DISABLED groups have accused Prime Minister David Cameron of using the Paralympics as “propaganda” to excuse welfare cuts that will strip 72,000 people in Scotland of disability benefits.
Campaigners claimed that the achievements of Paralympians were being used by ministers to show that disabled people could get by without welfare support.
The move comes ahead of the planned roll-out of welfare reforms next year which, campaigners say, will mean around one in three disabled people of working age in Scotland receiving benefit will no longer get a penny.
Campaigner John McArdle said: “These games are being used as propaganda to justify unconscionable cuts to disabled people’s benefits.”
Meanwhile, councils said last night it was “outrageous” that, with just months to go until the reforms are introduced, they still did not know how they will be implemented.
The current disability allowance gives people between £20.55 and £131 a week to help with the cost of care and mobility. But from April, ministers plan to scrap Disability Living Allowance and replace it with Personal Independence Payments. In Scotland, the plans are likely to cut £270m from the benefit bill. Tests for eligibility will be carried out by Atos Healthcare, a sponsor of the Paralympics, which has already been criticised for its handling of incapacity benefit assessments. Disability campaigners say those most likely to lose out are “lower rate care recipients” including people with learning difficulties.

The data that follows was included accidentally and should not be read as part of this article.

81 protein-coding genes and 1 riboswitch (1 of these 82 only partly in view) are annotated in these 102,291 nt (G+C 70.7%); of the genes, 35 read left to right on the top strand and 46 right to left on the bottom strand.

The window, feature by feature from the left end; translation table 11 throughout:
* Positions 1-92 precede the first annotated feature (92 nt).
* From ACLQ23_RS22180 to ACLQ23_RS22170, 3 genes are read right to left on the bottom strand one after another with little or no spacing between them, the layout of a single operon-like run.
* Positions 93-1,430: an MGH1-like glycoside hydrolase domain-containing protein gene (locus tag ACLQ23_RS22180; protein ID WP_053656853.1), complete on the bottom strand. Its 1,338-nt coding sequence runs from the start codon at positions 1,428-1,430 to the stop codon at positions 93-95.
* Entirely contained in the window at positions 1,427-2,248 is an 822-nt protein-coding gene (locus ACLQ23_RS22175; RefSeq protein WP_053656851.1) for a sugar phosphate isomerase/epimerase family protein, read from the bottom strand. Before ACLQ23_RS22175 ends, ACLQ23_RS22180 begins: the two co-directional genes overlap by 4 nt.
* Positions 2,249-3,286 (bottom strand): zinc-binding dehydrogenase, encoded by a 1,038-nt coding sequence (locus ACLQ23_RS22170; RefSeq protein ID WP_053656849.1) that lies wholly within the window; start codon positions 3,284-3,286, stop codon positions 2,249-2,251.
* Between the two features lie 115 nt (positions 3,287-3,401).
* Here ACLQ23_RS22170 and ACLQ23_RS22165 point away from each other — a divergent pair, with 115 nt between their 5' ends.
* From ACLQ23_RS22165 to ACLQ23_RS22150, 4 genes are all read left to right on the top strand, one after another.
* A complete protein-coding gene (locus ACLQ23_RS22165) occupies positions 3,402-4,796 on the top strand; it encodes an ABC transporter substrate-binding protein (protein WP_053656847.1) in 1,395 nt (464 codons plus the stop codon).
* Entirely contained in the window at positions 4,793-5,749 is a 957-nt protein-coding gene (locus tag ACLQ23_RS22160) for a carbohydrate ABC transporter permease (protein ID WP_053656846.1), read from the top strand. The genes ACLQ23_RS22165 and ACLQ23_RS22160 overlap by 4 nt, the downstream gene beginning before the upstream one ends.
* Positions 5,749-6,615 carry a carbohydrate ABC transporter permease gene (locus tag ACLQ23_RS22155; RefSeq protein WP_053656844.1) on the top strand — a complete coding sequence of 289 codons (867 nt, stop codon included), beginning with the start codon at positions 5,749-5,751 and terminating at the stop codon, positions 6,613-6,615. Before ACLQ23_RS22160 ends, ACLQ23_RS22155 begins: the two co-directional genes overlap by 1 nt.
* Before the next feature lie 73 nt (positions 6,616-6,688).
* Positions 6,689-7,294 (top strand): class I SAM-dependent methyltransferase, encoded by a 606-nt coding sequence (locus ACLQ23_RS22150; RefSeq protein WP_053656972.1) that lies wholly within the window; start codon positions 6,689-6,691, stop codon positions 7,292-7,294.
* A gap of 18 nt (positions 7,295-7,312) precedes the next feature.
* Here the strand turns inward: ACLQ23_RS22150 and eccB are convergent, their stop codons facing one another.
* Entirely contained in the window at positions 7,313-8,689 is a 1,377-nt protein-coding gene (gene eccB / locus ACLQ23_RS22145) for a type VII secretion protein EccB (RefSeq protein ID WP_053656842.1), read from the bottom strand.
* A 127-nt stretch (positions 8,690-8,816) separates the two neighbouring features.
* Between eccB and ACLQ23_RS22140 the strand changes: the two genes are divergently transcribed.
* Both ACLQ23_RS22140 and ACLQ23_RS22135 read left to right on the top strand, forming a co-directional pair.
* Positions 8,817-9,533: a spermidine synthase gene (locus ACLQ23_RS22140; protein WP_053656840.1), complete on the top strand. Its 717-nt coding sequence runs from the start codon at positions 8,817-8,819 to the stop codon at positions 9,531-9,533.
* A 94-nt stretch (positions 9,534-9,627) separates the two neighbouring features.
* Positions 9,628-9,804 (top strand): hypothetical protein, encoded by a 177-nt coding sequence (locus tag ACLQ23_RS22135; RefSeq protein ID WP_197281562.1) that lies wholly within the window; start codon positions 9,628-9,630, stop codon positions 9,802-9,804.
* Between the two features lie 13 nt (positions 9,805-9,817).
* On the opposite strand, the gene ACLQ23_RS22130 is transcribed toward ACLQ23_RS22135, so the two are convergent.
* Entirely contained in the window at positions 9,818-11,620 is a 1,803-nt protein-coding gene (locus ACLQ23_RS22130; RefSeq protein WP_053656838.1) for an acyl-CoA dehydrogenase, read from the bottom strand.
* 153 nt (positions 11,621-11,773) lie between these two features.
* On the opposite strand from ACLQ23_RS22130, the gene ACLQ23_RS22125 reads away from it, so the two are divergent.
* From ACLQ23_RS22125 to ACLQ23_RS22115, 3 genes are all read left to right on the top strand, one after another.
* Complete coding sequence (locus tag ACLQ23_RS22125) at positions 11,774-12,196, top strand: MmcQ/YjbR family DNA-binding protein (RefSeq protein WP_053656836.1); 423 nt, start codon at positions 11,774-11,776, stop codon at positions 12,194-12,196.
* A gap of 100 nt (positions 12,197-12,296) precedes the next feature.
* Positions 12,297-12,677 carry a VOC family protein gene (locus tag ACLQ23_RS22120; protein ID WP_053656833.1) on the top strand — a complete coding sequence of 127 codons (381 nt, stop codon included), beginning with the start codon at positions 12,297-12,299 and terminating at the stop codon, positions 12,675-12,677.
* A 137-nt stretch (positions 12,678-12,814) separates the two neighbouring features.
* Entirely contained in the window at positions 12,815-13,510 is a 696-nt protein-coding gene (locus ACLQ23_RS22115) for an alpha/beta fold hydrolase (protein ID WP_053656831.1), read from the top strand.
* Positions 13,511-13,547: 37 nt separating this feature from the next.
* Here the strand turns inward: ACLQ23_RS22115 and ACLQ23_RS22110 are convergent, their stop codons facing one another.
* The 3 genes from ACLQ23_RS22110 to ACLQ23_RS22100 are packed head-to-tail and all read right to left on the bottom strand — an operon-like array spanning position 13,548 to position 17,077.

The umbrella group Inclusion Scotland says Department for Work and Pension estimates show 60,000 people of working age will lose all funding for their help at home and 12,000 will lose all support for mobility. Pensioners are exempt from the cuts.
Local government chiefs and disability groups met in Edinburgh last week to consider the impact of the reforms, but say they remain in the dark about how best to plan for the changes. “The target from Whitehall is to deliver up to a 20 per cent efficiency from the DLA budget. This could increase demand for council services and push some disabled people into poverty,” said Peter Johnston, Cosla’s health and well-being spokesman.
However, a Department for Work and Pensions spokesman said: Under PIP support will be focused on those who need it most.”